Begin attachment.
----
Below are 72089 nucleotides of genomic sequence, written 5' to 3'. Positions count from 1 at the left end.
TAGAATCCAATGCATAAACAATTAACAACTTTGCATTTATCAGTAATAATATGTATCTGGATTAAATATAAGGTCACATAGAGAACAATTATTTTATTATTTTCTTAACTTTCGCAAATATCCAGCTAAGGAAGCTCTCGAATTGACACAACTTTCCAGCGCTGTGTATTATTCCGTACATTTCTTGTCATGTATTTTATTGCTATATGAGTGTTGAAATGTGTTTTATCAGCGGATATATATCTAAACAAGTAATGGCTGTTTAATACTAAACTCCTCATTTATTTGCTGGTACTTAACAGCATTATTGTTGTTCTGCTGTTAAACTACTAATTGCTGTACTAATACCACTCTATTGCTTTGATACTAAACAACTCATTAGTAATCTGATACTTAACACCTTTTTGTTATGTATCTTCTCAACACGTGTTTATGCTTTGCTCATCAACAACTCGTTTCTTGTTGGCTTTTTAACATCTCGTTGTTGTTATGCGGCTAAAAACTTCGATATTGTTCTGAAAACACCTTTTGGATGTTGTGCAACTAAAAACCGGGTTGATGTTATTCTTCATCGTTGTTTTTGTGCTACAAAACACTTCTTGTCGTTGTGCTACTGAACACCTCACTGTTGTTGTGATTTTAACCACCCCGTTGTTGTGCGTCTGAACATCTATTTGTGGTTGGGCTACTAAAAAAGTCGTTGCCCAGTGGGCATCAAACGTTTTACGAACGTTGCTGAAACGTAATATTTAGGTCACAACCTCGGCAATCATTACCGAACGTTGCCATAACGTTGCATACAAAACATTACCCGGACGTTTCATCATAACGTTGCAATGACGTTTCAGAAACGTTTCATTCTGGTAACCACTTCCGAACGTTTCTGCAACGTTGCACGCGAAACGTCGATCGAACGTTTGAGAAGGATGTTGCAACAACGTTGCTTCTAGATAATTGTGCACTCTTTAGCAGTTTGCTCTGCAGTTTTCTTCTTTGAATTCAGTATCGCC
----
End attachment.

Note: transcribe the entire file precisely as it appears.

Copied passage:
Below are 72089 nucleotides of genomic sequence, written 5' to 3'. Positions count from 1 at the left end.
TAGAATCCAATGCATAAACAATTAACAACTTTGCATTTATCAGTAATAATATGTATCTGGATTAAATATAAGGTCACATAGAGAACAATTATTTTATTATTTTCTTAACTTTCGCAAATATCCAGCTAAGGAAGCTCTCGAATTGACACAACTTTCCAGCGCTGTGTATTATTCCGTACATTTCTTGTCATGTATTTTATTGCTATATGAGTGTTGAAATGTGTTTTATCAGCGGATATATATCTAAACAAGTAATGGCTGTTTAATACTAAACTCCTCATTTATTTGCTGGTACTTAACAGCATTATTGTTGTTCTGCTGTTAAACTACTAATTGCTGTACTAATACCACTCTATTGCTTTGATACTAAACAACTCATTAGTAATCTGATACTTAACACCTTTTTGTTATGTATCTTCTCAACACGTGTTTATGCTTTGCTCATCAACAACTCGTTTCTTGTTGGCTTTTTAACATCTCGTTGTTGTTATGCGGCTAAAAACTTCGATATTGTTCTGAAAACACCTTTTGGATGTTGTGCAACTAAAAACCGGGTTGATGTTATTCTTCATCGTTGTTTTTGTGCTACAAAACACTTCTTGTCGTTGTGCTACTGAACACCTCACTGTTGTTGTGATTTTAACCACCCCGTTGTTGTGCGTCTGAACATCTATTTGTGGTTGGGCTACTAAAAAAGTCGTTGCCCAGTGGGCATCAAACGTTTTACGAACGTTGCTGAAACGTAATATTTAGGTCACAACCTCGGCAATCATTACCGAACGTTGCCATAACGTTGCATACAAAACATTACCCGGACGTTTCATCATAACGTTGCAATGACGTTTCAGAAACGTTTCATTCTGGTAACCACTTCCGAACGTTTCTGCAACGTTGCACGCGAAACGTCGATCGAACGTTTGAGAAGGATGTTGCAACAACGTTGCTTCTAGATAATTGTGCACTCTTTAGCAGTTTGCTCTGCAGTTTTCTTCTTTGAATTCAGTATCGCC